A self-referential research of idols: on Brand-new Idol Society
*This is an English translation of my article written in Feb 2014 with some updates, originally in Chinese.
When the term “research” is mentioned in Hong Kong, people may immediately think of the following conversation in Stephen Chow’s comedy From Beijing with Love: “I am now having a research job in the Central Institute of Psychiatry. (What is the subject of research?) I am the subject of research!” Such a joke may equally be applied to Brand-new Idol Society, a Japanese female idol group.
Brand-new Idol Society, or Sin-sei Idol Ken-kyu-kai (新生アイドル研究会, literally translated as Newborn Idol Research Society) in Japanese, commonly known as “BiS”, is not really popular in Hong Kong (personally I have never heard of them from any of my friends). Nonetheless, the title of this idol group is interesting enough: a “society” in the name of researching on idol is itself an idol group. On what is to be researched by them then?
BiS are frequently labelled as “unorthodox idols” in Japan (which they have always admitted). It is by no means difficult to have a quick grasp of their extraordinariness with simply a Google search; what I can supplement here are only few:
1) Since their formation in late 2010, they have had their number of members increased from four to six, but there are in total five members who have resigned; three resigned in 2013, followed by the joining of four new members in the second half of the same year.
2) The newest member joined in October 2013, at a time the group had repeatedly emphasized that they would disband soon in 2014; eventually it was announced on 12 February 2014 that the disbandment will take place on 8 July 2014 (then they acclaimed “hurray!” loudly together with their fans).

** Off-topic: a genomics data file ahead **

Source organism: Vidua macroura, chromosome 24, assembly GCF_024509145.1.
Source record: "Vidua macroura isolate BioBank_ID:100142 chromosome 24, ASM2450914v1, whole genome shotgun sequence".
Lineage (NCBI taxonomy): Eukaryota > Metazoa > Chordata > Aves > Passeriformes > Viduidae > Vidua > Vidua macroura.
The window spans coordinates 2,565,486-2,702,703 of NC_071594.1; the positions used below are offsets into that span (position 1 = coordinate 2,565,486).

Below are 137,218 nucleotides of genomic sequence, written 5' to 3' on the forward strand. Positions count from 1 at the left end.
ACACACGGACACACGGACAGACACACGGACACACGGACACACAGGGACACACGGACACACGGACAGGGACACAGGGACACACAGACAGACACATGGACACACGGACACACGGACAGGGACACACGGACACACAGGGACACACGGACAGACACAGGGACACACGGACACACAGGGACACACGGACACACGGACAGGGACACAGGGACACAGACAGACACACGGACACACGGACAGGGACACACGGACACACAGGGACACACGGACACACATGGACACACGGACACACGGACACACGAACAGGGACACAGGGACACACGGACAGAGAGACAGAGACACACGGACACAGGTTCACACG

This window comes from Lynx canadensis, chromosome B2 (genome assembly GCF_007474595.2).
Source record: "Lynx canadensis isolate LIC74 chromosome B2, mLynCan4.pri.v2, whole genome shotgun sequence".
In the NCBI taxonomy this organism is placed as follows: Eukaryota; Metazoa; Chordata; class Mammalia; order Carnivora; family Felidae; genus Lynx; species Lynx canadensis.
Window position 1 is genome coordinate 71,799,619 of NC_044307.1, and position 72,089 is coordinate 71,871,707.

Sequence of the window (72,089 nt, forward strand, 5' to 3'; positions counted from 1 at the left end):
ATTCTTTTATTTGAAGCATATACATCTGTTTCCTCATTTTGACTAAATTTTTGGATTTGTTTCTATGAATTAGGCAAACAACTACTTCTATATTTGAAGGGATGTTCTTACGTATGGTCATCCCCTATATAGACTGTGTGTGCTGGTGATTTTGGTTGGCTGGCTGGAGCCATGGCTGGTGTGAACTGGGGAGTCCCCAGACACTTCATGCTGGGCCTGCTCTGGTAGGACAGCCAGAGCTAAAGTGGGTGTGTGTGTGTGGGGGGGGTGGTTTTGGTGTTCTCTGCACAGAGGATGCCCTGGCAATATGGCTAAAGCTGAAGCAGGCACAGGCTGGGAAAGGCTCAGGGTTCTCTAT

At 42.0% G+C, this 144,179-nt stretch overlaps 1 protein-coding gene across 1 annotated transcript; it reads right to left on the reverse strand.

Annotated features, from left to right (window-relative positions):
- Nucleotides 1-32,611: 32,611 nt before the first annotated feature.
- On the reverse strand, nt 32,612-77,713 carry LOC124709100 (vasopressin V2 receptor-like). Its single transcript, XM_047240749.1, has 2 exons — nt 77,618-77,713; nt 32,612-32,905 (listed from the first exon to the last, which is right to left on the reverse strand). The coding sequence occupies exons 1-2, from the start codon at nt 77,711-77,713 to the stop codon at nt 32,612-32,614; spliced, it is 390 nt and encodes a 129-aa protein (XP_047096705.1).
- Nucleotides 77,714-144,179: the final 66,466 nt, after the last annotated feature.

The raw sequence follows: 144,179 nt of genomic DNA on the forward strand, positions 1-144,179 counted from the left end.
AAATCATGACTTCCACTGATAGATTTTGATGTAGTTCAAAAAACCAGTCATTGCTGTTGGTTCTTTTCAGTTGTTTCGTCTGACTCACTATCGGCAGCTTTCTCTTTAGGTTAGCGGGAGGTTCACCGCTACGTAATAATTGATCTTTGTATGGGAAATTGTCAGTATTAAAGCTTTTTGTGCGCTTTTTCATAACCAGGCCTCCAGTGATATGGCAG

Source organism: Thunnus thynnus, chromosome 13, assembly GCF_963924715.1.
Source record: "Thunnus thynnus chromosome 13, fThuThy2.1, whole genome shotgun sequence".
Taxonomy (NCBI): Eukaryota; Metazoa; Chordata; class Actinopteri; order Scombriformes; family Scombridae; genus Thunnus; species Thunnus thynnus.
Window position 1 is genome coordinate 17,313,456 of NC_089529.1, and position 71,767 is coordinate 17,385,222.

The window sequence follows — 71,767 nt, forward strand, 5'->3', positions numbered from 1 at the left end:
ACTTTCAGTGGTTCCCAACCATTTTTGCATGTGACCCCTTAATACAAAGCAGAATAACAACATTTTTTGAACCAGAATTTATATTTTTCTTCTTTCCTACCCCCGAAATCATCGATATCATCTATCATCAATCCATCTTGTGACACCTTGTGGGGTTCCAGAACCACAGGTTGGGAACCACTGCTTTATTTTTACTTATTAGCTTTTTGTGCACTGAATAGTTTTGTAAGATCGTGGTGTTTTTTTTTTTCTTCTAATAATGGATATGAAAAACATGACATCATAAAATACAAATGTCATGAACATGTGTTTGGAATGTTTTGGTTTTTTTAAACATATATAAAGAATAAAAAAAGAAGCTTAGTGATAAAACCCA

3) There were some rumours among the Sinophone sphere that BiS had been ridiculed by netizens for having too much bodily contact with fans and thus nicknamed as “touchable idol”, but actually these are in no sense only pieces of news among netizens, but officially endorsed views.
If BiS are truly researching on idols, they, being themselves idols, do it in a way of pushing every boundary and bottom-line of the concept “idols” with experimental acts. These acts include not only nude and porn-like depiction, MVs with homosexuality, rape, prostitution, physical violence, endoscopic images and bodily mechanization as themes, and the infiltration of death metal and noise into their music, but also adopting cockroaches, robots and display of human organs in the design of performing dresses. Moreover, being an idol group, they set their goal at nothing else but disbanding. All these upset the existing impression and understanding towards Japanese female idol groups.
But the previous paragraph has to start with a really big “if”. The researches, if they really deserve the name, lack any detachment of the subject from the object, which is expected in any serious research. As a matter of fact, BiS has admitted that their unorthodoxy is a way to survive (as idols) in the “Sengoku Era of Idols”. In other words, the unorthodoxy is with less a pure intention to research than to earn a living as idols. To conclude what BiS has done in such a way is however inadequate if the following question is asked: why they still push the moral boundary with their own bodies, rather than performing as idols in a much safer way, especially when they are not actually going to survive as idols for long after the decision to disband? It is not a question that I have an answer; maybe it is not a question which need be taken seriously. Praising their courage to be different is too hypocritical a comment; what should really be appreciated are the artistic effects of unreasonableness – no matter whether they are intended – which their ground-breaking MVs also possess.